Your First Job: How to Turn a Job Interview into a Job Offer | 1099 - Mom
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Your First Job: How to Turn a Job Interview into a Job Offer


In the time that you have between arranging the job interview and sitting down to answer the first question, you have to become the professional persona that you have taken the time and effort to capture in your resume.

Divide your time on a two-to-one ratio. For every hour that you spend on the mechanics of preparation-researching the company, your route, preparing your wardrobe, and related activities-spend two hours with your resume preparing for questions. So if it takes two hours to research the company, invest four hours into reviewing everything about your resume; if it takes two hours to get your wardrobe together, invest at least four hours in reviewing how you'll respond to interview questions. By the time you arrive at the interview, you should know the stories that go with every line in your resume.

You should know how each prioritized responsibility of the job translate into everyday tasks. For example, when an employer says they need good analytical skills, how are you likely to be using them on a day-to-day basis? This will help you understand what you need to do to shine. This means you need to:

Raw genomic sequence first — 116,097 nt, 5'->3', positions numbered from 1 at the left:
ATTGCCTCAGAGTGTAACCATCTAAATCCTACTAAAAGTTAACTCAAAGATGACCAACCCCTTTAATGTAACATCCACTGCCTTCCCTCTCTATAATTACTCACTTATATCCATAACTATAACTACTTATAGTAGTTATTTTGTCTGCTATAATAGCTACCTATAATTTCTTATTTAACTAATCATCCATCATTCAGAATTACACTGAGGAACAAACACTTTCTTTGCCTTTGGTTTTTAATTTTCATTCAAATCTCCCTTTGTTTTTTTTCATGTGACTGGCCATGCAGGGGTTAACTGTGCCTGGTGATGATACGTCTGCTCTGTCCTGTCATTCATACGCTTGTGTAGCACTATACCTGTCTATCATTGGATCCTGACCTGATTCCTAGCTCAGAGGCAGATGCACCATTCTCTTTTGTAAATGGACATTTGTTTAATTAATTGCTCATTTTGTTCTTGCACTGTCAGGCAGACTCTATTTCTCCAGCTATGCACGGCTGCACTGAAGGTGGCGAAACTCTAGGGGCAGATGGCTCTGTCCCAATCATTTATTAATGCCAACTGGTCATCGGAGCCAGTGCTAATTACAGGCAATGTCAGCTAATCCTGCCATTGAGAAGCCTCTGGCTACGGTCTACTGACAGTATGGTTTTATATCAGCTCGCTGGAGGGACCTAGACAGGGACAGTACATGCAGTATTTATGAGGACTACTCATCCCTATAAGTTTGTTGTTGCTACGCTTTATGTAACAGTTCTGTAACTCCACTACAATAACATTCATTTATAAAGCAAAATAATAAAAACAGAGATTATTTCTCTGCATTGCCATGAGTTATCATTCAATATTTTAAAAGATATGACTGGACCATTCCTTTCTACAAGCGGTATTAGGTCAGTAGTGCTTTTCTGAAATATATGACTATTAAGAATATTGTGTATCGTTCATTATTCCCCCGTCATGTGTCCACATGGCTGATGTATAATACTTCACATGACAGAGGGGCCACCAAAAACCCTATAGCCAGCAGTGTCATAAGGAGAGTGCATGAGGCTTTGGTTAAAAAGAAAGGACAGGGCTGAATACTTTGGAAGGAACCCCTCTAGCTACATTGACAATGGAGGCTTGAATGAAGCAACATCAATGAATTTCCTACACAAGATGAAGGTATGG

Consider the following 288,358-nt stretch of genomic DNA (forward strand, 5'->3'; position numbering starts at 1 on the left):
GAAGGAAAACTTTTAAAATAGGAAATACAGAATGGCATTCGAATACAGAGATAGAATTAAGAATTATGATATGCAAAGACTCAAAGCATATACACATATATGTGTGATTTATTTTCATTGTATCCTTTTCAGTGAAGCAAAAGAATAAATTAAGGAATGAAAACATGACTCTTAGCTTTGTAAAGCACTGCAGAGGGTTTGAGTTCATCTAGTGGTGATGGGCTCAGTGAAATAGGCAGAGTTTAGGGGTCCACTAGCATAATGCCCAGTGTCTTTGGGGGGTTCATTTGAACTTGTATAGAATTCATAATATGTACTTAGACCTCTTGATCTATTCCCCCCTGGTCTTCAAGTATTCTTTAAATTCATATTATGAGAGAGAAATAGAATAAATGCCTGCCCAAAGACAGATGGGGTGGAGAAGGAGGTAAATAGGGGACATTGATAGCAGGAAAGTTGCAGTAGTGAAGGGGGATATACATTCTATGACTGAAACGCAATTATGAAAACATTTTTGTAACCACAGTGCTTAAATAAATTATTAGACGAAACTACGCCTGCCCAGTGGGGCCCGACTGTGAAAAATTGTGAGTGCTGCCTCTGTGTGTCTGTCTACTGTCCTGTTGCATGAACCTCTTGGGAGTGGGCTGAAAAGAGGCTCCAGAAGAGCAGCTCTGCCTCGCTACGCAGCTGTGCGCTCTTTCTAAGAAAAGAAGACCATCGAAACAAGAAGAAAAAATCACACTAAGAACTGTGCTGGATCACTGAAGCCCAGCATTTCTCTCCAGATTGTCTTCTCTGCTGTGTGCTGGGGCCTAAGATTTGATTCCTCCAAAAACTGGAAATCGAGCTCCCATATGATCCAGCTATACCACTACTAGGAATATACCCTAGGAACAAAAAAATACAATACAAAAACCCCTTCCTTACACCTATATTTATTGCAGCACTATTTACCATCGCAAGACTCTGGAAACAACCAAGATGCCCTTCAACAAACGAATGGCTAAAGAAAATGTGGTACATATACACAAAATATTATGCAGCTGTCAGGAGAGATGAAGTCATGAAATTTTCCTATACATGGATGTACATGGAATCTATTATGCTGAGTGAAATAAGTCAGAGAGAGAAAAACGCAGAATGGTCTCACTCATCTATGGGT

• Take time to immerse yourself in each of the job's itemized responsibilities, researching that aspect of the job and finding out what it takes to do this aspect of the job well.
  • With each itemized responsibility, consider the specific transferable skills and professional values that will help you execute that aspect of the job. These professional development projects must take the place of workplace experience until you actually get a job, so you need to start honing your transferable skills now.
Go through the job description and your resume repeatedly, comparing the required skills with the story told in your resume until you can relate any item or comment in your resume to any item or comment in the job description. You'll know why each responsibility exists and what it takes to do it well.

The Five Secrets of the Hire


There are five secrets to acing a job interview. Understanding them will help you distinguish yourself from other candidates and turn job interviews into job offers. They will also show you how to make a success of your professional life.
  1. Ability and Suitability: You establish your ability to do the job by showing your firm grasp of the technical skills of the profession; you exhibit suitability for the work in your appearance, demeanor, and the sense of natural professionalism.
  2. Every Job is About Problem-Solving: Every job is about identifying, preventing, and solving problems. Show how you understand how this applies to your target job and managers will weep with relief and joy.